Drinking alcohol can make you more vulnerable to cocaine addiction

Drinking alcohol can make a person more vulnerable to developing a cocaine addiction, a study has found.

The research showed that an early exposure to booze can lead to a later dependence on harder substances.

Alcohol consumed over a longer period of time promotes the breakdown of two key proteins that usually act as a block in the brain’s ‘reward circuit’.

The reward circuit refers to a group of structures that release dopamine – linked to pleasure – when they are activated by stimuli, such as addictive drugs.

Scientists already knew that alcohol and nicotine tend to be gateway drugs, or substances which supposedly lead users on to more addictive or dangerous drugs, to cocaine use.

Now researchers at Columbia University Medical Centre say they wanted to understand the biology of how gateway drugs contribute to cocaine addiction.

Research on rats showed alcohol encourages the degradation of two proteins – histone deacetylases 4 and 5 – in the nucleus accumbens, a region in the brain that makes up part of the reward circuit.

Histone deacetylases 4 and 5 play a critical role in regulating how cells work and act as mediators in the reward circuit.

Dr Denise Kandel, professor of sociomedical sciences at Columbia University, said: “The gateway drug hypothesis is based on the observation that when kids get involved in drugs, they follow certain developmental sequences in which they use certain drugs prior to the use of other drugs.

“The issue is – what mechanism accounts for the fact that the use of one drug increases the risk of use of another?”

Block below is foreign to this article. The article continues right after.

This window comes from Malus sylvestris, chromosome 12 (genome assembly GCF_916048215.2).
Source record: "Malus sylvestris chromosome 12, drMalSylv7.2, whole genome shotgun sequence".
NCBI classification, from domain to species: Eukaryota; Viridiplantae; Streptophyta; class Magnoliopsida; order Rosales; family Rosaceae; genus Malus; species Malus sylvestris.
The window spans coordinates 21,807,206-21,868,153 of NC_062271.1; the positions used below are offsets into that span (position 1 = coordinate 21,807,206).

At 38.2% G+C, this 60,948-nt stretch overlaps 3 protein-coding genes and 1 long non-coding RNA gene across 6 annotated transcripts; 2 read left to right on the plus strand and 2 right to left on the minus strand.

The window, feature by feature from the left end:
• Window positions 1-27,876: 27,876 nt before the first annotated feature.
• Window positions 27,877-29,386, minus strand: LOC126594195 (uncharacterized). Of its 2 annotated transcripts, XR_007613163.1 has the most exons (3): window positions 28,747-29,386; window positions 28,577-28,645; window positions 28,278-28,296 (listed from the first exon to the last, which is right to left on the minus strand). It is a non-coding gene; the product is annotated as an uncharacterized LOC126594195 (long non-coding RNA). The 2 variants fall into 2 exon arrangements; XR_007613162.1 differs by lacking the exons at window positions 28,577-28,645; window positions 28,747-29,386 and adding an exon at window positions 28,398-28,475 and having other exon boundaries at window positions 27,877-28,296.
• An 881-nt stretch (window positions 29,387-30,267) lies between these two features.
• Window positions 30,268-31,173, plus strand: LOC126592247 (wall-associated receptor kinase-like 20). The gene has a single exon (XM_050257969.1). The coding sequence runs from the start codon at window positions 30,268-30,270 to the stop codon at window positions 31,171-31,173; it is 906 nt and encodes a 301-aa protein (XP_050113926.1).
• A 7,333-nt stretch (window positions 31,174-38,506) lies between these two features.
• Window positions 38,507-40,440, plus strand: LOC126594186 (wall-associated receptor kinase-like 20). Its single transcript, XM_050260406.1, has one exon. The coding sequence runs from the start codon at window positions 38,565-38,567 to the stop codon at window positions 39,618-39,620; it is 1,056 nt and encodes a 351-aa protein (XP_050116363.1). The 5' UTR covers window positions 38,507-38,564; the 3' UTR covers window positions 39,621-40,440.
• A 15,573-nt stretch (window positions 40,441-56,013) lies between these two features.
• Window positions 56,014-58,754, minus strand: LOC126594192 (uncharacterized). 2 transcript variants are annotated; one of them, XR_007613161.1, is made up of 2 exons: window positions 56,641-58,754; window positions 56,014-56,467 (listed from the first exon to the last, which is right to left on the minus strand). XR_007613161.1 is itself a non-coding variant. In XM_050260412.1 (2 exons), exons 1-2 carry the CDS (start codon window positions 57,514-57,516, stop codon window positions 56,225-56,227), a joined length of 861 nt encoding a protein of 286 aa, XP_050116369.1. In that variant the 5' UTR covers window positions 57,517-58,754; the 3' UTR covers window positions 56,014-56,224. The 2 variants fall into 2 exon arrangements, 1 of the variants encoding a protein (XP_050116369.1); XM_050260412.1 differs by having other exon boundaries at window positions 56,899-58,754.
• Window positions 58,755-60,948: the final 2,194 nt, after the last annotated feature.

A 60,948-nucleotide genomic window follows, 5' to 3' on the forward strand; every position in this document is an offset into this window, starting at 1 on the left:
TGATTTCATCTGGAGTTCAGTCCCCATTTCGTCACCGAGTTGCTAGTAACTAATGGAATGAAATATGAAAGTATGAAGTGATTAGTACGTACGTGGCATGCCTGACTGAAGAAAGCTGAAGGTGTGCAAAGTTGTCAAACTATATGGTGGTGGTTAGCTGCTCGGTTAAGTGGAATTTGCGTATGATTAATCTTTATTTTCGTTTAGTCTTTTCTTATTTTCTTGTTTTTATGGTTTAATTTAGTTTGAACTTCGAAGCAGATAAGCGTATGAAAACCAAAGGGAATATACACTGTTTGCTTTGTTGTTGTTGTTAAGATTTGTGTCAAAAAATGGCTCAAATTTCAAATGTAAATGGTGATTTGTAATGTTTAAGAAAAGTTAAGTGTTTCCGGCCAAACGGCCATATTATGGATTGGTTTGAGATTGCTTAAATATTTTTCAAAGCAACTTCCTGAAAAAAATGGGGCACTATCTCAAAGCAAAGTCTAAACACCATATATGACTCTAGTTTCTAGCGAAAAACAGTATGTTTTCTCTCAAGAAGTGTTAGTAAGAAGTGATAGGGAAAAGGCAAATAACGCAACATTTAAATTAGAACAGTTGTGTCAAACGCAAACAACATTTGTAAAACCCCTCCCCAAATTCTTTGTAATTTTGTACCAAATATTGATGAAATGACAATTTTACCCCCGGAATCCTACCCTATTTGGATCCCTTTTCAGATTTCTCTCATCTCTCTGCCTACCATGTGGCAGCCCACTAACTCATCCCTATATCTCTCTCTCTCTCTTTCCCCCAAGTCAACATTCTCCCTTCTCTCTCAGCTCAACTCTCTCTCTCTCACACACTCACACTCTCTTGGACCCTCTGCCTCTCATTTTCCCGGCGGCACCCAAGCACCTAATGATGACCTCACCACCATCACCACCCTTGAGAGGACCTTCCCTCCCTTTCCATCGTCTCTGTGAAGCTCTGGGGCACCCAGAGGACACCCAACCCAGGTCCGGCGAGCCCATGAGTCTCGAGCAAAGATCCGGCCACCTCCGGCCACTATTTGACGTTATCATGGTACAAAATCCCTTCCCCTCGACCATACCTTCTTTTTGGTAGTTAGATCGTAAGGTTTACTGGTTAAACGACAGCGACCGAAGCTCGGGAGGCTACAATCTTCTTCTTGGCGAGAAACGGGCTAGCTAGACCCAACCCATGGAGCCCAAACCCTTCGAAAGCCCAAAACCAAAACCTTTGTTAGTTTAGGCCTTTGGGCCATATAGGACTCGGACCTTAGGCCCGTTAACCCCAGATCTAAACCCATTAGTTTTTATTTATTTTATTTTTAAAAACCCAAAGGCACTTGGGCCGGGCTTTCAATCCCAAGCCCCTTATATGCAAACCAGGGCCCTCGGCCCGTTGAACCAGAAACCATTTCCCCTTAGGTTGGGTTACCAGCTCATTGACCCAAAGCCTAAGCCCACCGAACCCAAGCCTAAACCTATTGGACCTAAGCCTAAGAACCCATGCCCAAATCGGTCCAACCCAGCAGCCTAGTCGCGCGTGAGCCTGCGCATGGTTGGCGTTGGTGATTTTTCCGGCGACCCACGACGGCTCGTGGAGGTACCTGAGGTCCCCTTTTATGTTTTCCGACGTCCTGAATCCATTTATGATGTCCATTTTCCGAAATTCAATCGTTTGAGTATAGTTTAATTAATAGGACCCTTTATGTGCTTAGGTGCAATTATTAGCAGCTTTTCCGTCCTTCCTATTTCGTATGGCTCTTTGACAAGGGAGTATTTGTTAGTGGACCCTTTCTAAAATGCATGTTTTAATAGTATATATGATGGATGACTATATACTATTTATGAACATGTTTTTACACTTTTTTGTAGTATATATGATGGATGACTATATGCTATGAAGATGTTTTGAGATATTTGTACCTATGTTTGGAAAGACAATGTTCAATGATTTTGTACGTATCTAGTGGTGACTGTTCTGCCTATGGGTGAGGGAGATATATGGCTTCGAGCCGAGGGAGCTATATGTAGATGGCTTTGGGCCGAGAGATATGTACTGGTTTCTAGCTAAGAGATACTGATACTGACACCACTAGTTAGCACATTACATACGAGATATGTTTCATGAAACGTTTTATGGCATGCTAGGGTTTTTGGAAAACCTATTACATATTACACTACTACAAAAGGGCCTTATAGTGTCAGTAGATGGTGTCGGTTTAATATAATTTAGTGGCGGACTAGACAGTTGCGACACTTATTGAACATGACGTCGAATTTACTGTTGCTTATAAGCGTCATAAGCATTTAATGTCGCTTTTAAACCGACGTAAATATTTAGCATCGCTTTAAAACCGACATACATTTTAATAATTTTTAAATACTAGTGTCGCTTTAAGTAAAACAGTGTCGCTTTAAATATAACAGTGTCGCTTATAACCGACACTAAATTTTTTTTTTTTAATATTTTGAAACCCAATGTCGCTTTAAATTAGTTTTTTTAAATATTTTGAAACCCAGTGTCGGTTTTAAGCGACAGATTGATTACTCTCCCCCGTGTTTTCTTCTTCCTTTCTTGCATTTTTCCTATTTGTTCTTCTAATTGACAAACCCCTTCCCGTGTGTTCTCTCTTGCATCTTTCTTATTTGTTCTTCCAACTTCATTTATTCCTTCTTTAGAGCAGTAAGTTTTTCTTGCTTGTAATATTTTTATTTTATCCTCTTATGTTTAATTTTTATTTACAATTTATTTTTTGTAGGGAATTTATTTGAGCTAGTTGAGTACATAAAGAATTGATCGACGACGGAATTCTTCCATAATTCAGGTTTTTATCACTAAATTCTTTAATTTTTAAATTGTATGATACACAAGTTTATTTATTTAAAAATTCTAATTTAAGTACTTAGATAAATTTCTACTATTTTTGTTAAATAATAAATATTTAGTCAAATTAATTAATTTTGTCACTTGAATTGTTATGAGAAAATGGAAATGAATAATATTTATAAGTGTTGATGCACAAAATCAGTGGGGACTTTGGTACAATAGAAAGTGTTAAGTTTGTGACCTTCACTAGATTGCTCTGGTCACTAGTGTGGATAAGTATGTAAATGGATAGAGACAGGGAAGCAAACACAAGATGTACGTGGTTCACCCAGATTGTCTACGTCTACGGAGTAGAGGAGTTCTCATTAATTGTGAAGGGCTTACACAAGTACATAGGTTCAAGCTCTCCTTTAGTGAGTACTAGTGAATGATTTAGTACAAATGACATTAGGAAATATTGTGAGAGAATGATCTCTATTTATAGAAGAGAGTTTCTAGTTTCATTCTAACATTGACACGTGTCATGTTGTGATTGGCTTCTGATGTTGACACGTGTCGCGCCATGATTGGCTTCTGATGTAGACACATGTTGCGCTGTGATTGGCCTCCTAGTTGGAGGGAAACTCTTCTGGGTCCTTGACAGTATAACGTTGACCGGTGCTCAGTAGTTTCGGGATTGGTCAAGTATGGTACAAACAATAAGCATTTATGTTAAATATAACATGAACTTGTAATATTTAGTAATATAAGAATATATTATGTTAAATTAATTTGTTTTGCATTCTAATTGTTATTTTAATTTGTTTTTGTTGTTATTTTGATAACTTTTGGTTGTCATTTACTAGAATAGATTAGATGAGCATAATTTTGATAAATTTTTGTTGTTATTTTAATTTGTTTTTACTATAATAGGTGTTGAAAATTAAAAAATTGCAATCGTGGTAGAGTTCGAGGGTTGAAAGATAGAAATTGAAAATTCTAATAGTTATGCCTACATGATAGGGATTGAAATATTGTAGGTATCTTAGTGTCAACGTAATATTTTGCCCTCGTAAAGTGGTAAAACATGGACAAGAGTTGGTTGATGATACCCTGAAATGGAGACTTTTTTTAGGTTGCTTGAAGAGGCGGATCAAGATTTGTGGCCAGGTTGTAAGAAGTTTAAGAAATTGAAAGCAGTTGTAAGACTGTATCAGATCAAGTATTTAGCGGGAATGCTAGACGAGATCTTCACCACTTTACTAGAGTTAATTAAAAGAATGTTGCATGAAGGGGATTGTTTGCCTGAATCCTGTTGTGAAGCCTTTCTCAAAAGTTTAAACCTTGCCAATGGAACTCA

The researchers evaluated cocaine-seeking behaviours of rats by dividing them into two groups.

The first group was given alcohol 10 days prior to cocaine exposure, while the second group was offered water instead of alcohol.

Study author Dr Edmund Griffin, an assistant professor of Clinical Psychiatry at Columbia University, said: “We found that the animals in the alcohol priming group had enhanced behavioural responses.

“We looked not only at how much cocaine they used but also will they continue to use a drug, even if they have a negative consequence – like a foot shock.”

The rats with longer-term prior alcohol exposure were found to be more persistent in seeking cocaine, pressing a lever to release the drug an average of 58 times during the experiment, compared to rodents without alcohol exposure who used the lever only 18 times.

Dr Griffin said: “We found that alcohol is causing degradation of histone deacetylases which acts as a molecular brake pad inside the reward circuitry of the brain.”

The researchers found the breakdown of the proteins increased compulsive use of the drug.

Dr Griffin added: “Our study helps us to understand how an early exposure to something like alcohol can actually tip the balance and increase a person’s ability to develop addiction.”

The research is published in the journal Science Advances.


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